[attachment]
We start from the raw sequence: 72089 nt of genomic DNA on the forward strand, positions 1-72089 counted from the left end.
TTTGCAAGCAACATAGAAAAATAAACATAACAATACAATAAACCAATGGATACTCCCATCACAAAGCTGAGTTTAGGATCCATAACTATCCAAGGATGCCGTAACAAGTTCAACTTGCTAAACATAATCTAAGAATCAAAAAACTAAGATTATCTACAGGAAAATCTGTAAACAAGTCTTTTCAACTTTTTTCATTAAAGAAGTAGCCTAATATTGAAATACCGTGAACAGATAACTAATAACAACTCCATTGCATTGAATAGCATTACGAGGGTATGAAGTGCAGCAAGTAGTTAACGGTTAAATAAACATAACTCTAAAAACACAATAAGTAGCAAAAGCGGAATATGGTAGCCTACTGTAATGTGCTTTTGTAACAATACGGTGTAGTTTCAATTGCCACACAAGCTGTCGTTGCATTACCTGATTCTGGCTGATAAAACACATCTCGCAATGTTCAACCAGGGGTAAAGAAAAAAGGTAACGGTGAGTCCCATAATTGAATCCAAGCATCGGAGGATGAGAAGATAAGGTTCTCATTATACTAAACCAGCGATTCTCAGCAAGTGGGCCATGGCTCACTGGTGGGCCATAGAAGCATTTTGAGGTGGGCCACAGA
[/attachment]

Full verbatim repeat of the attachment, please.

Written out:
We start from the raw sequence: 72089 nt of genomic DNA on the forward strand, positions 1-72089 counted from the left end.
TTTGCAAGCAACATAGAAAAATAAACATAACAATACAATAAACCAATGGATACTCCCATCACAAAGCTGAGTTTAGGATCCATAACTATCCAAGGATGCCGTAACAAGTTCAACTTGCTAAACATAATCTAAGAATCAAAAAACTAAGATTATCTACAGGAAAATCTGTAAACAAGTCTTTTCAACTTTTTTCATTAAAGAAGTAGCCTAATATTGAAATACCGTGAACAGATAACTAATAACAACTCCATTGCATTGAATAGCATTACGAGGGTATGAAGTGCAGCAAGTAGTTAACGGTTAAATAAACATAACTCTAAAAACACAATAAGTAGCAAAAGCGGAATATGGTAGCCTACTGTAATGTGCTTTTGTAACAATACGGTGTAGTTTCAATTGCCACACAAGCTGTCGTTGCATTACCTGATTCTGGCTGATAAAACACATCTCGCAATGTTCAACCAGGGGTAAAGAAAAAAGGTAACGGTGAGTCCCATAATTGAATCCAAGCATCGGAGGATGAGAAGATAAGGTTCTCATTATACTAAACCAGCGATTCTCAGCAAGTGGGCCATGGCTCACTGGTGGGCCATAGAAGCATTTTGAGGTGGGCCACAGA